18. I've made the Butter Castella recipe before. It was good, but nothing like the dense texture of Bunmeido castella. Of course, it could have been my technique. Couple of notes: 1. The recipe calls for "hakko butter" or cultured butter. This is of course a twist on traditional castella (traditionally no added fats). 2. There is no extra step (before putting in the oven) described in the video or text. Note that one of the Bunmeido sites shows the baker carefully stirring bubbles out of the batter before it goes into the oven, but the CakeChef photo seems to show a decently dense crumb. 3. It does say to invert to cool. You can see it flipped over in the last photo. I'll add one more tasting note about Bunmeido castella (based on memory, the cakes I have in the fridge are the "maki" type). The Bunmeido process uses coarse sugar mixed into the batter at the very end. If I recall correctly, some of this settles into the bottom skin. Now on foam and genoise cakes, the skin generally just doesn't taste that great and is a good reason to trim cakes, in addition to the need for leveling. However, the coarse sugar makes the skin on the Bunmeido cakes taste really good. In fact, I usually take a knife and scrape off the "skin" that is stuck to the parchment paper on Bunmeido castella and eat it, it is that good. Mary, you're welcome for the videos, now I have that jingle permanently stuck in my head.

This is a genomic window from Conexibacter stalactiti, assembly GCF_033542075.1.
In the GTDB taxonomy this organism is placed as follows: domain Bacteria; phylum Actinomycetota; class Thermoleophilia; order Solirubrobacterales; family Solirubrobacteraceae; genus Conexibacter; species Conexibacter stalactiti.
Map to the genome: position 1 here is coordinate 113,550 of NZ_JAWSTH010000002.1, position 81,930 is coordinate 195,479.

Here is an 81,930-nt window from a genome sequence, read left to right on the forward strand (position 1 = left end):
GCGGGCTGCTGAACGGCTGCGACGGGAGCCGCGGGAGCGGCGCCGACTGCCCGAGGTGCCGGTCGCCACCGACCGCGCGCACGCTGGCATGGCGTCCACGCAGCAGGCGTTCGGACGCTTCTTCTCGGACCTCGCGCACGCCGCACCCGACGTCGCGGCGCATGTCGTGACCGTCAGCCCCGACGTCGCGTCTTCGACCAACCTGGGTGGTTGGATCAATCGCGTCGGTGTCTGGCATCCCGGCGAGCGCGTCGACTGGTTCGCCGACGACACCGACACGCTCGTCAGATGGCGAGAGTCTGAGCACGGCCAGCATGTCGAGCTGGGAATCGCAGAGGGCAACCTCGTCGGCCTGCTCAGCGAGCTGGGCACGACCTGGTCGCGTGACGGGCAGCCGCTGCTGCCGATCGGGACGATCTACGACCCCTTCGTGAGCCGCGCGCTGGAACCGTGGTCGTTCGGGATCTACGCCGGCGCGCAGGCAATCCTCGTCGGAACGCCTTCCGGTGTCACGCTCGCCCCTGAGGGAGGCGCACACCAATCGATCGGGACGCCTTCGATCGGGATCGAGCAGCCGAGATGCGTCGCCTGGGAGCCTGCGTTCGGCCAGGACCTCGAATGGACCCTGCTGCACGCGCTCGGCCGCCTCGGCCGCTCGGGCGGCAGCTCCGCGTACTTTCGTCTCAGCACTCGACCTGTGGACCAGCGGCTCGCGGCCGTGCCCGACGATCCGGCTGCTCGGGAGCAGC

19. BTW, Bunmeido had a seasonal Yogurt Castella on sale (680 yen for 1/2 block size) when I went through Narita Airport. I stupidly held back on buying, but will ask my wife to pick one up in a few weeks. Gratuitous Youtube link: http://www.youtube.com/watch?v=4it1Ji7IEnQ 80s version:
  20. I am thinking of trying this recipe, while I still have some Bunmeido castella in the fridge to compare: http://braunsato.blog28.fc2.com/blog-entry-270.html Just eggs, flour, granulated sugar, mizuame and zarame (coarse sugar). I may substitute the mizuame for honey. Castella, at least the traditional kind, should have no oil, milk or leaveners. Having said that, I've had a lot of cheap, sub-par castella sold at bakeries and supermarkets. Those may have used some of the above ingredients.
  21. Not just the olden days, it is still standard practice to identify certain species depending on the stage of growth and season caught. This makes a lot of sense to me as the qualities of fish can change over time.
  22. I say stick to your guns. I wouldn't ask a high end pastry shop to churn out a blue frosting--unless the frosting needed to be flavored with blueberry liqueur or something.
  23. Has anyone tried any of the "new" (to me) Japanese liqueurs like tomato and Suntory Milmix (strawberry, macha and black sesame)? Also, how is the yuzu liqueur? http://www.suntory.co.jp/liqueur/milmix/product/index.html I would mostly be using this for baking and not drinking. I recently picked up a lychee and green apple liqueur, but haven't cracked them open yet. Was also tempted to pick up an apricot liqueur.
  24. It is odd. I looked at the ingredients of various castella cakes recently while in Japan, and I don't recall oil in any of them. My gold standard for castella is Bunmeido, but this is coming from an (ex-)Tokyoite. I have also tried several castella recipes and have never come even remotely close to the moistness and texture of Bunmeido castella. As you say, the results are generally too light and the crumb too open. Based on my few trials to date, I would say that it's essential to use an invert sugar (honey, mizuame or some combination thereof).
  25. Good to hear you found a recipe you liked. I'm also not a fan of PH's cocoa madelaines. In fact, I need to sticky that page to remind myself not to make it again.